For this week’s Dissecting Design, we’re returning to Half Life 2 and how Valve created a unique FPS that still stands the test of time. Valve’s design focused on multiple aspects, not just shooting, to define the Half Life 2 experience.
Stealth design has evolved over the years with varying characters and situations. Recently playing through the game 2Dark, I found its stealth design to be lacking. Creating a good stealth game relies on four key areas of thought and what they mean about playing the game.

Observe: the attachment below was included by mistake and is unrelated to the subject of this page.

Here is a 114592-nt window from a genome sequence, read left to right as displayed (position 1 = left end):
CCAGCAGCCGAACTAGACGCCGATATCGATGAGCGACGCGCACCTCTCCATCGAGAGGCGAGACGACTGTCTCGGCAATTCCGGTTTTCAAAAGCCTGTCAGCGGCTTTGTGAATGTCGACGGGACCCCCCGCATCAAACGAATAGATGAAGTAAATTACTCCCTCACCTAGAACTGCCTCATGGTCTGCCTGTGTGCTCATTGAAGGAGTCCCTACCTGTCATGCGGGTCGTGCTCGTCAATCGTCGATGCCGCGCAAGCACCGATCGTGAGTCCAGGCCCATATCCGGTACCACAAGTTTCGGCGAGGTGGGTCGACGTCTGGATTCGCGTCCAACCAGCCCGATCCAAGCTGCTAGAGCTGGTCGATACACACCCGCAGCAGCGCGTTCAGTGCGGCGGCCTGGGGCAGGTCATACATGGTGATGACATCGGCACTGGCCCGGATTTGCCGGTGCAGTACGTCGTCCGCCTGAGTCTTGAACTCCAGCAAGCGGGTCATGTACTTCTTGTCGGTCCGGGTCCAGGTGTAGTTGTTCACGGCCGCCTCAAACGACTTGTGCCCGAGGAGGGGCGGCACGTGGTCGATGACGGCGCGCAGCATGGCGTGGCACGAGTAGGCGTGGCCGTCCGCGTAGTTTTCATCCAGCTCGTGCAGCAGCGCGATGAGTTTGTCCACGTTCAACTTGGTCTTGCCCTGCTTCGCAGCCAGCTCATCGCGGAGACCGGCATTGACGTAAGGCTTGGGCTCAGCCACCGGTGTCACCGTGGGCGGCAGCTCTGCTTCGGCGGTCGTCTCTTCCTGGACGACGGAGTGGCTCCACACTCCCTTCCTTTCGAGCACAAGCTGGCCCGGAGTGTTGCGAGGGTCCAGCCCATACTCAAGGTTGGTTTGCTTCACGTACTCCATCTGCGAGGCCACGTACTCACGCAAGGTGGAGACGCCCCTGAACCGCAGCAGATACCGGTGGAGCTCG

For this episode of Dissecting Design, we’re looking at Super Meat Boy. Team Meat’s first major release, the game was an excellent example of doing a lot with a basic set of mechanics. I talked about how the developers used great level design to test the player on all the mechanics of the game.
We’ve talked about the use of RNG or randomization in game design before. When it works, it can give a game a lot of replayability. However, too much RNG and the player has no control over playing the actual game. For today’s post, I want to talk about how developers have found ways large and small to give the player a chance when the RNG Gods are not smiling on them.